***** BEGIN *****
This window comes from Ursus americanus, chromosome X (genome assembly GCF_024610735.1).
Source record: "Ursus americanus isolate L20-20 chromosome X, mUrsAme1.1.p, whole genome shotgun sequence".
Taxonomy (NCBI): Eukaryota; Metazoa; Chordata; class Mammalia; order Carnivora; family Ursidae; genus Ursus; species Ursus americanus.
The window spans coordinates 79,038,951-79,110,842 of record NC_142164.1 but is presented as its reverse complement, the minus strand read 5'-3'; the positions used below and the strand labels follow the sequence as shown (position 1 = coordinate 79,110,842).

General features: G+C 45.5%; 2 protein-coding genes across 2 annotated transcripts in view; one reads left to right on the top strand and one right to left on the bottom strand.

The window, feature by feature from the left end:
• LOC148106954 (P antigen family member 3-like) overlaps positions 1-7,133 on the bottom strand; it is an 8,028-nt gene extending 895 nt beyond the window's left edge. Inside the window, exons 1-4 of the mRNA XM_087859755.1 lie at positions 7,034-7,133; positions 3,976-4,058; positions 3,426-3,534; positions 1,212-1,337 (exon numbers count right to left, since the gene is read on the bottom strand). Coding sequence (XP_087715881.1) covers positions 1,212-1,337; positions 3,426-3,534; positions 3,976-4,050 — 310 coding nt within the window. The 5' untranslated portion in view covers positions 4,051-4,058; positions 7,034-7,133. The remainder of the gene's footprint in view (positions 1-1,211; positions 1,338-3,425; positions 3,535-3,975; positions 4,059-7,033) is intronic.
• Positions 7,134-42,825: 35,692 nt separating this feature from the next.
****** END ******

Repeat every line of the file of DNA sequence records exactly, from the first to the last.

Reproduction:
This window comes from Ursus americanus, chromosome X (genome assembly GCF_024610735.1).
Source record: "Ursus americanus isolate L20-20 chromosome X, mUrsAme1.1.p, whole genome shotgun sequence".
Taxonomy (NCBI): Eukaryota; Metazoa; Chordata; class Mammalia; order Carnivora; family Ursidae; genus Ursus; species Ursus americanus.
The window spans coordinates 79,038,951-79,110,842 of record NC_142164.1 but is presented as its reverse complement, the minus strand read 5'-3'; the positions used below and the strand labels follow the sequence as shown (position 1 = coordinate 79,110,842).

General features: G+C 45.5%; 2 protein-coding genes across 2 annotated transcripts in view; one reads left to right on the top strand and one right to left on the bottom strand.

The window, feature by feature from the left end:
• LOC148106954 (P antigen family member 3-like) overlaps positions 1-7,133 on the bottom strand; it is an 8,028-nt gene extending 895 nt beyond the window's left edge. Inside the window, exons 1-4 of the mRNA XM_087859755.1 lie at positions 7,034-7,133; positions 3,976-4,058; positions 3,426-3,534; positions 1,212-1,337 (exon numbers count right to left, since the gene is read on the bottom strand). Coding sequence (XP_087715881.1) covers positions 1,212-1,337; positions 3,426-3,534; positions 3,976-4,050 — 310 coding nt within the window. The 5' untranslated portion in view covers positions 4,051-4,058; positions 7,034-7,133. The remainder of the gene's footprint in view (positions 1-1,211; positions 1,338-3,425; positions 3,535-3,975; positions 4,059-7,033) is intronic.
• Positions 7,134-42,825: 35,692 nt separating this feature from the next.